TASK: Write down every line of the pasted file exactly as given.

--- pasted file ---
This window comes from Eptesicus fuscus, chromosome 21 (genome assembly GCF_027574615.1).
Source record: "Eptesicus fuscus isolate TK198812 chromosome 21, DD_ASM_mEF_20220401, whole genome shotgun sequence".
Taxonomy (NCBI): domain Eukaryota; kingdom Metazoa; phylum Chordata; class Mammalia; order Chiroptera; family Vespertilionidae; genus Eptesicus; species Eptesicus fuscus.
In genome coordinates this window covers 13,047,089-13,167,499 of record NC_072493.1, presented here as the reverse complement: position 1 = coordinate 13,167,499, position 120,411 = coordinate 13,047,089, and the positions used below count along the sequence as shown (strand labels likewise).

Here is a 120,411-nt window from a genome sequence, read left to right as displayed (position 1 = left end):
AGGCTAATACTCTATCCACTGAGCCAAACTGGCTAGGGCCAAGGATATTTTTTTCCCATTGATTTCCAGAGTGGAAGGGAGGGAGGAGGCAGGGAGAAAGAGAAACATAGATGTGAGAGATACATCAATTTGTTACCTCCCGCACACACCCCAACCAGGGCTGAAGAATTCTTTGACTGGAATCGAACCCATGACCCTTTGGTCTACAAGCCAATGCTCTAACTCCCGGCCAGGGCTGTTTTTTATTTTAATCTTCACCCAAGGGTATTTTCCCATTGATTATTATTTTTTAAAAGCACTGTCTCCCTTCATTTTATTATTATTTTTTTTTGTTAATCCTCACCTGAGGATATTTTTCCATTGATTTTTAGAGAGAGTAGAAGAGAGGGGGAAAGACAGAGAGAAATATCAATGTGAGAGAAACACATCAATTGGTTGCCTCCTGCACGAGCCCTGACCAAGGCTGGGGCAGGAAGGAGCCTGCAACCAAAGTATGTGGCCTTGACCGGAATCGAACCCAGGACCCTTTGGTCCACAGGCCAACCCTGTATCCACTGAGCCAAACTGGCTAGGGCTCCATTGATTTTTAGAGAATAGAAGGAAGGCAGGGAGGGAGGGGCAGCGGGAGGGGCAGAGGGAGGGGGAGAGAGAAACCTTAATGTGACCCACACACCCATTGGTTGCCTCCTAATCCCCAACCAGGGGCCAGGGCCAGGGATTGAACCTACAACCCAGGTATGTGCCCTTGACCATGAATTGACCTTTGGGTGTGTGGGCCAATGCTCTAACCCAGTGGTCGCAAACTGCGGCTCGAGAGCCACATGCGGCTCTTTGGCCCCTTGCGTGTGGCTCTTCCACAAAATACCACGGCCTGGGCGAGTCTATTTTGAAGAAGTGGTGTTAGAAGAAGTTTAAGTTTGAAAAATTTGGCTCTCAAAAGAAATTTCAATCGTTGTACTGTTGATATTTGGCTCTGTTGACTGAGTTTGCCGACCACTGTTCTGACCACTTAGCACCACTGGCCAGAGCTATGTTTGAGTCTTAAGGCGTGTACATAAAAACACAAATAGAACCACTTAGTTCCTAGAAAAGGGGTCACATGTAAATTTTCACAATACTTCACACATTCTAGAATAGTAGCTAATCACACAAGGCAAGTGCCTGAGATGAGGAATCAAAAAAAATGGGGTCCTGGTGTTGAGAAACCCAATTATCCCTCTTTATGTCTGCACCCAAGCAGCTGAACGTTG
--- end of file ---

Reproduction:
This window comes from Eptesicus fuscus, chromosome 21 (genome assembly GCF_027574615.1).
Source record: "Eptesicus fuscus isolate TK198812 chromosome 21, DD_ASM_mEF_20220401, whole genome shotgun sequence".
Taxonomy (NCBI): domain Eukaryota; kingdom Metazoa; phylum Chordata; class Mammalia; order Chiroptera; family Vespertilionidae; genus Eptesicus; species Eptesicus fuscus.
In genome coordinates this window covers 13,047,089-13,167,499 of record NC_072493.1, presented here as the reverse complement: position 1 = coordinate 13,167,499, position 120,411 = coordinate 13,047,089, and the positions used below count along the sequence as shown (strand labels likewise).

Here is a 120,411-nt window from a genome sequence, read left to right as displayed (position 1 = left end):
AGGCTAATACTCTATCCACTGAGCCAAACTGGCTAGGGCCAAGGATATTTTTTTCCCATTGATTTCCAGAGTGGAAGGGAGGGAGGAGGCAGGGAGAAAGAGAAACATAGATGTGAGAGATACATCAATTTGTTACCTCCCGCACACACCCCAACCAGGGCTGAAGAATTCTTTGACTGGAATCGAACCCATGACCCTTTGGTCTACAAGCCAATGCTCTAACTCCCGGCCAGGGCTGTTTTTTATTTTAATCTTCACCCAAGGGTATTTTCCCATTGATTATTATTTTTTAAAAGCACTGTCTCCCTTCATTTTATTATTATTTTTTTTTGTTAATCCTCACCTGAGGATATTTTTCCATTGATTTTTAGAGAGAGTAGAAGAGAGGGGGAAAGACAGAGAGAAATATCAATGTGAGAGAAACACATCAATTGGTTGCCTCCTGCACGAGCCCTGACCAAGGCTGGGGCAGGAAGGAGCCTGCAACCAAAGTATGTGGCCTTGACCGGAATCGAACCCAGGACCCTTTGGTCCACAGGCCAACCCTGTATCCACTGAGCCAAACTGGCTAGGGCTCCATTGATTTTTAGAGAATAGAAGGAAGGCAGGGAGGGAGGGGCAGCGGGAGGGGCAGAGGGAGGGGGAGAGAGAAACCTTAATGTGACCCACACACCCATTGGTTGCCTCCTAATCCCCAACCAGGGGCCAGGGCCAGGGATTGAACCTACAACCCAGGTATGTGCCCTTGACCATGAATTGACCTTTGGGTGTGTGGGCCAATGCTCTAACCCAGTGGTCGCAAACTGCGGCTCGAGAGCCACATGCGGCTCTTTGGCCCCTTGCGTGTGGCTCTTCCACAAAATACCACGGCCTGGGCGAGTCTATTTTGAAGAAGTGGTGTTAGAAGAAGTTTAAGTTTGAAAAATTTGGCTCTCAAAAGAAATTTCAATCGTTGTACTGTTGATATTTGGCTCTGTTGACTGAGTTTGCCGACCACTGTTCTGACCACTTAGCACCACTGGCCAGAGCTATGTTTGAGTCTTAAGGCGTGTACATAAAAACACAAATAGAACCACTTAGTTCCTAGAAAAGGGGTCACATGTAAATTTTCACAATACTTCACACATTCTAGAATAGTAGCTAATCACACAAGGCAAGTGCCTGAGATGAGGAATCAAAAAAAATGGGGTCCTGGTGTTGAGAAACCCAATTATCCCTCTTTATGTCTGCACCCAAGCAGCTGAACGTTG